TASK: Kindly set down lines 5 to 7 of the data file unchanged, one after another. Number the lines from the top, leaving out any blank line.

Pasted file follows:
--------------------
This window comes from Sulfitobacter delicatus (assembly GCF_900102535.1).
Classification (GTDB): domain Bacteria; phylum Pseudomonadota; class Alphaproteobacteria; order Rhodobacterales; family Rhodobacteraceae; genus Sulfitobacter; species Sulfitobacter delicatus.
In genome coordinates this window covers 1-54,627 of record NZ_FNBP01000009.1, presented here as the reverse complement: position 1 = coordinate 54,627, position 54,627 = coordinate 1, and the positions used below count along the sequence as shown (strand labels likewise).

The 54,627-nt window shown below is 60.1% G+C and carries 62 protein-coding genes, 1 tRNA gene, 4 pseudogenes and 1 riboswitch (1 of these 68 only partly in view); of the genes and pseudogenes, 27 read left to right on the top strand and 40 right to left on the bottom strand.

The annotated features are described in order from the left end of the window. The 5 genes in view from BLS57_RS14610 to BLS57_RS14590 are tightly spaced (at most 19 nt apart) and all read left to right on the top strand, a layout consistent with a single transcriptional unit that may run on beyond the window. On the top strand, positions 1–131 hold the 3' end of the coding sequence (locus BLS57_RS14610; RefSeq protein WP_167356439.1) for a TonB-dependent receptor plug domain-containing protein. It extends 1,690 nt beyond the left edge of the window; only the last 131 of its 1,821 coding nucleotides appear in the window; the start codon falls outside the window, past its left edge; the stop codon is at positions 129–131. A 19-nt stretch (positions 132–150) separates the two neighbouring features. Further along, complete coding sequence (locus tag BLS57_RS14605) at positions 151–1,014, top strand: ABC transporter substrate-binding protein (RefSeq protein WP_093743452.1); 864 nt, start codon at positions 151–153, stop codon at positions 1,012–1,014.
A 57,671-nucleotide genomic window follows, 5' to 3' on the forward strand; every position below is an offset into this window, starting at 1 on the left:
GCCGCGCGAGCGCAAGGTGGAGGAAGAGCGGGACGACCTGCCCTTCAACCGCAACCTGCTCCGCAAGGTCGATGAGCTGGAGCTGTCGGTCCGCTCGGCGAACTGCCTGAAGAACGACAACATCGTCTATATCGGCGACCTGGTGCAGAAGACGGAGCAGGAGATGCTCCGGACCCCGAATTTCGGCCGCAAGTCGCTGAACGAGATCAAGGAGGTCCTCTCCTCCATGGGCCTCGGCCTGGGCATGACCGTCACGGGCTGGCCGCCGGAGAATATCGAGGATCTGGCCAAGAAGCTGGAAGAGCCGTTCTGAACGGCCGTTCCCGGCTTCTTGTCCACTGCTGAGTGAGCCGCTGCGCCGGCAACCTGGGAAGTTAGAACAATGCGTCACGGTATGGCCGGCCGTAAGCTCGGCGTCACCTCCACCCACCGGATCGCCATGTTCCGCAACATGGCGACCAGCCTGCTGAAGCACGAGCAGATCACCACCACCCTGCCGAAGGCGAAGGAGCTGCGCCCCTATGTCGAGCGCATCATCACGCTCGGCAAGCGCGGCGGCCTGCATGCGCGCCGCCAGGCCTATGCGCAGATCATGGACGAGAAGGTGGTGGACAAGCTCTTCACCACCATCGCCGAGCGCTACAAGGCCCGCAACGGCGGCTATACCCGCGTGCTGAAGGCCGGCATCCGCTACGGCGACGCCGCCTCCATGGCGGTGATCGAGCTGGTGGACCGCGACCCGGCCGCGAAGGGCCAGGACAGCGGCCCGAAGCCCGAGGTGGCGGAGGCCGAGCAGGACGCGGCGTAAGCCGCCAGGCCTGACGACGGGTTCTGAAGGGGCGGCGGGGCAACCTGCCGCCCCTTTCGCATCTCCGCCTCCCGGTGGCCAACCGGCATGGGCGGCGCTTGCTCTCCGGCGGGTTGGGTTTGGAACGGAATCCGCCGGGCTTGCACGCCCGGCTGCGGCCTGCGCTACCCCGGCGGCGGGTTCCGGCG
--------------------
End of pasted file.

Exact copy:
The annotated features are described in order from the left end of the window. The 5 genes in view from BLS57_RS14610 to BLS57_RS14590 are tightly spaced (at most 19 nt apart) and all read left to right on the top strand, a layout consistent with a single transcriptional unit that may run on beyond the window. On the top strand, positions 1–131 hold the 3' end of the coding sequence (locus BLS57_RS14610; RefSeq protein WP_167356439.1) for a TonB-dependent receptor plug domain-containing protein. It extends 1,690 nt beyond the left edge of the window; only the last 131 of its 1,821 coding nucleotides appear in the window; the start codon falls outside the window, past its left edge; the stop codon is at positions 129–131. A 19-nt stretch (positions 132–150) separates the two neighbouring features. Further along, complete coding sequence (locus tag BLS57_RS14605) at positions 151–1,014, top strand: ABC transporter substrate-binding protein (RefSeq protein WP_093743452.1); 864 nt, start codon at positions 151–153, stop codon at positions 1,012–1,014.
A 57,671-nucleotide genomic window follows, 5' to 3' on the forward strand; every position below is an offset into this window, starting at 1 on the left:
GCCGCGCGAGCGCAAGGTGGAGGAAGAGCGGGACGACCTGCCCTTCAACCGCAACCTGCTCCGCAAGGTCGATGAGCTGGAGCTGTCGGTCCGCTCGGCGAACTGCCTGAAGAACGACAACATCGTCTATATCGGCGACCTGGTGCAGAAGACGGAGCAGGAGATGCTCCGGACCCCGAATTTCGGCCGCAAGTCGCTGAACGAGATCAAGGAGGTCCTCTCCTCCATGGGCCTCGGCCTGGGCATGACCGTCACGGGCTGGCCGCCGGAGAATATCGAGGATCTGGCCAAGAAGCTGGAAGAGCCGTTCTGAACGGCCGTTCCCGGCTTCTTGTCCACTGCTGAGTGAGCCGCTGCGCCGGCAACCTGGGAAGTTAGAACAATGCGTCACGGTATGGCCGGCCGTAAGCTCGGCGTCACCTCCACCCACCGGATCGCCATGTTCCGCAACATGGCGACCAGCCTGCTGAAGCACGAGCAGATCACCACCACCCTGCCGAAGGCGAAGGAGCTGCGCCCCTATGTCGAGCGCATCATCACGCTCGGCAAGCGCGGCGGCCTGCATGCGCGCCGCCAGGCCTATGCGCAGATCATGGACGAGAAGGTGGTGGACAAGCTCTTCACCACCATCGCCGAGCGCTACAAGGCCCGCAACGGCGGCTATACCCGCGTGCTGAAGGCCGGCATCCGCTACGGCGACGCCGCCTCCATGGCGGTGATCGAGCTGGTGGACCGCGACCCGGCCGCGAAGGGCCAGGACAGCGGCCCGAAGCCCGAGGTGGCGGAGGCCGAGCAGGACGCGGCGTAAGCCGCCAGGCCTGACGACGGGTTCTGAAGGGGCGGCGGGGCAACCTGCCGCCCCTTTCGCATCTCCGCCTCCCGGTGGCCAACCGGCATGGGCGGCGCTTGCTCTCCGGCGGGTTGGGTTTGGAACGGAATCCGCCGGGCTTGCACGCCCGGCTGCGGCCTGCGCTACCCCGGCGGCGGGTTCCGGCG